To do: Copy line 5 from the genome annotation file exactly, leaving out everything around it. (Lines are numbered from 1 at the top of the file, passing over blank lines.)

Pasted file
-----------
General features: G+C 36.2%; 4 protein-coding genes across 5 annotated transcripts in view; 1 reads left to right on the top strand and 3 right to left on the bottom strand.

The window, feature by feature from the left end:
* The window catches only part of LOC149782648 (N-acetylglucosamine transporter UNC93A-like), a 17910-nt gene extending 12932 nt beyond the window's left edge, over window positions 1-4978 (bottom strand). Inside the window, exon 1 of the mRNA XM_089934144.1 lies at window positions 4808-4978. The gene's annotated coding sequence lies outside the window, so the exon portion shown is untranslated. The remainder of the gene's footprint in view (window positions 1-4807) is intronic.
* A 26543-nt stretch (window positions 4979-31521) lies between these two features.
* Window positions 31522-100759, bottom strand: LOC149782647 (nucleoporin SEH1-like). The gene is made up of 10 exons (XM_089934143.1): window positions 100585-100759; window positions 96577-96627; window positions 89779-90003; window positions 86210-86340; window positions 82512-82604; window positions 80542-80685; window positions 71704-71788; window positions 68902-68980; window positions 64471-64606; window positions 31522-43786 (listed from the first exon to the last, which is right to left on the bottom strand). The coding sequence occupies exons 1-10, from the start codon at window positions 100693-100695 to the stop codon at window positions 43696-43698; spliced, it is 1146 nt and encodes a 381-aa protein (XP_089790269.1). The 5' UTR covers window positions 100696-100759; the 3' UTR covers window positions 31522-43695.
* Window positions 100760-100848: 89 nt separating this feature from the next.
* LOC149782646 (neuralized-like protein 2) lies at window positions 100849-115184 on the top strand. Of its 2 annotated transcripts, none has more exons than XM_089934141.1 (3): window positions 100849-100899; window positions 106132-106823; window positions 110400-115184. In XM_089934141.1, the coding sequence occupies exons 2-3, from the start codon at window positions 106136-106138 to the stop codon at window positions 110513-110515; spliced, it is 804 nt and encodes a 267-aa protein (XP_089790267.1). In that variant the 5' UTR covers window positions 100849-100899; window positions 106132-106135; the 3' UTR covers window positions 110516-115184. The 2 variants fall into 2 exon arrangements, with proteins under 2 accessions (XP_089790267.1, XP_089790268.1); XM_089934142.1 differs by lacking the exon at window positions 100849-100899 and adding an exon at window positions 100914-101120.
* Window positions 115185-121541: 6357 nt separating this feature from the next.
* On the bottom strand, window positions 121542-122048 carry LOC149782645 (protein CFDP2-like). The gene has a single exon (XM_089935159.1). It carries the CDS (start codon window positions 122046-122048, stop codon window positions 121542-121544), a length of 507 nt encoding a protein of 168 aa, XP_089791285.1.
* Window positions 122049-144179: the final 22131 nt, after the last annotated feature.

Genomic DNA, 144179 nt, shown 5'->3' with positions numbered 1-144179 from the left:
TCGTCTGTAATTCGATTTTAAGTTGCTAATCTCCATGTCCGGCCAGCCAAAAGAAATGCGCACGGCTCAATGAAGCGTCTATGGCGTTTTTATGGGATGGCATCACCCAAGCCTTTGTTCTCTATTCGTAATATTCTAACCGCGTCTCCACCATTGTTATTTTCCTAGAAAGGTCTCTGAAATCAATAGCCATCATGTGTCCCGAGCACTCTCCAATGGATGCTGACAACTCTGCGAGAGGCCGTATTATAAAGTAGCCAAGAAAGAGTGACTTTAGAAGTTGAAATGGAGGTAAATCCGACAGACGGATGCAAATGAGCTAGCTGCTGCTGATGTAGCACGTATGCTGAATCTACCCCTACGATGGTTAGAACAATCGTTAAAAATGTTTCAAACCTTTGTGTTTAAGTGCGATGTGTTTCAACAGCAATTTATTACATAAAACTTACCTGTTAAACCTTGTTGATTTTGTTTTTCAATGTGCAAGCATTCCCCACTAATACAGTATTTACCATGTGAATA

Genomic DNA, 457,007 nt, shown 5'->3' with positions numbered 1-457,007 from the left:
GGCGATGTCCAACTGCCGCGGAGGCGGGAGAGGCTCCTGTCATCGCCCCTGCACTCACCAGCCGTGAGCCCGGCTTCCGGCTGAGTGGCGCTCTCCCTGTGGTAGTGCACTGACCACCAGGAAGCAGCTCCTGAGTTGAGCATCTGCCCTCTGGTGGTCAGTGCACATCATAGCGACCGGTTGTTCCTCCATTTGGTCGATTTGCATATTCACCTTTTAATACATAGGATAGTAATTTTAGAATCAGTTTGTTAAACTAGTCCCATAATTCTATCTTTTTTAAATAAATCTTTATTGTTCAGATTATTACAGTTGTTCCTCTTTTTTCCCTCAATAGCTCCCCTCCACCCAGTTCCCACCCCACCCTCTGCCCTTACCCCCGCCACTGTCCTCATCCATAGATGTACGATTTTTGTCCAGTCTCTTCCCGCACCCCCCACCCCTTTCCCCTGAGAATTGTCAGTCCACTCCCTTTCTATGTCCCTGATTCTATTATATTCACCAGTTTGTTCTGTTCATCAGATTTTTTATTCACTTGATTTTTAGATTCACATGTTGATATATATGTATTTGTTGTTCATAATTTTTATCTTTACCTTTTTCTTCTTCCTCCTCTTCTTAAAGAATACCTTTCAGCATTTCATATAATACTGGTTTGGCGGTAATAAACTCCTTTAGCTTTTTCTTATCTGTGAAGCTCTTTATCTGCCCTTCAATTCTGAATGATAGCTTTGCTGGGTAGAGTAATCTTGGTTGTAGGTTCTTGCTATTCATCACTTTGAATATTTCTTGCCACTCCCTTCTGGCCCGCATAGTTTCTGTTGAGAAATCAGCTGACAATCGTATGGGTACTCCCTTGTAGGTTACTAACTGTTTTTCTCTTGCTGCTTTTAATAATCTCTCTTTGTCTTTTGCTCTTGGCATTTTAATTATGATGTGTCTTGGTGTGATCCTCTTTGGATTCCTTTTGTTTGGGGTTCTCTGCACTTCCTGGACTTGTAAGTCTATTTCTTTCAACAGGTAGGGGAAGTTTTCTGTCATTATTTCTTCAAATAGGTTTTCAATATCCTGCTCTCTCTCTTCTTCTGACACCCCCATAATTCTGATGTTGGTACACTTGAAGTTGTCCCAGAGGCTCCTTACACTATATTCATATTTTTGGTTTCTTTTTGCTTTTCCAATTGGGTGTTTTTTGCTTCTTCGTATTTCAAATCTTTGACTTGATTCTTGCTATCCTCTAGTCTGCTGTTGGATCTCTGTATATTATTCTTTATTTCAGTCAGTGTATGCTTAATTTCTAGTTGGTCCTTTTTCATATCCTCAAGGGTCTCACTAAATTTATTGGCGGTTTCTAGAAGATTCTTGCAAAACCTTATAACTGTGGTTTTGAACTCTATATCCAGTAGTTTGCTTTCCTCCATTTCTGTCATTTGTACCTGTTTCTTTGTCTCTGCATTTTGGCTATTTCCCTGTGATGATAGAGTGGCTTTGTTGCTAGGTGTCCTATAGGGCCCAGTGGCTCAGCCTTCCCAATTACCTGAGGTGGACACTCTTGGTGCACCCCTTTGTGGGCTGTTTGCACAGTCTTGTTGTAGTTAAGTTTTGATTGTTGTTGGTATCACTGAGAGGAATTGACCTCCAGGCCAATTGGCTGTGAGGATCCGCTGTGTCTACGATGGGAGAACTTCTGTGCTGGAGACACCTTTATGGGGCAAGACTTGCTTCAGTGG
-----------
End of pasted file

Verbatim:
* Window positions 31522-100759, bottom strand: LOC149782647 (nucleoporin SEH1-like). The gene is made up of 10 exons (XM_089934143.1): window positions 100585-100759; window positions 96577-96627; window positions 89779-90003; window positions 86210-86340; window positions 82512-82604; window positions 80542-80685; window positions 71704-71788; window positions 68902-68980; window positions 64471-64606; window positions 31522-43786 (listed from the first exon to the last, which is right to left on the bottom strand). The coding sequence occupies exons 1-10, from the start codon at window positions 100693-100695 to the stop codon at window positions 43696-43698; spliced, it is 1146 nt and encodes a 381-aa protein (XP_089790269.1). The 5' UTR covers window positions 100696-100759; the 3' UTR covers window positions 31522-43695.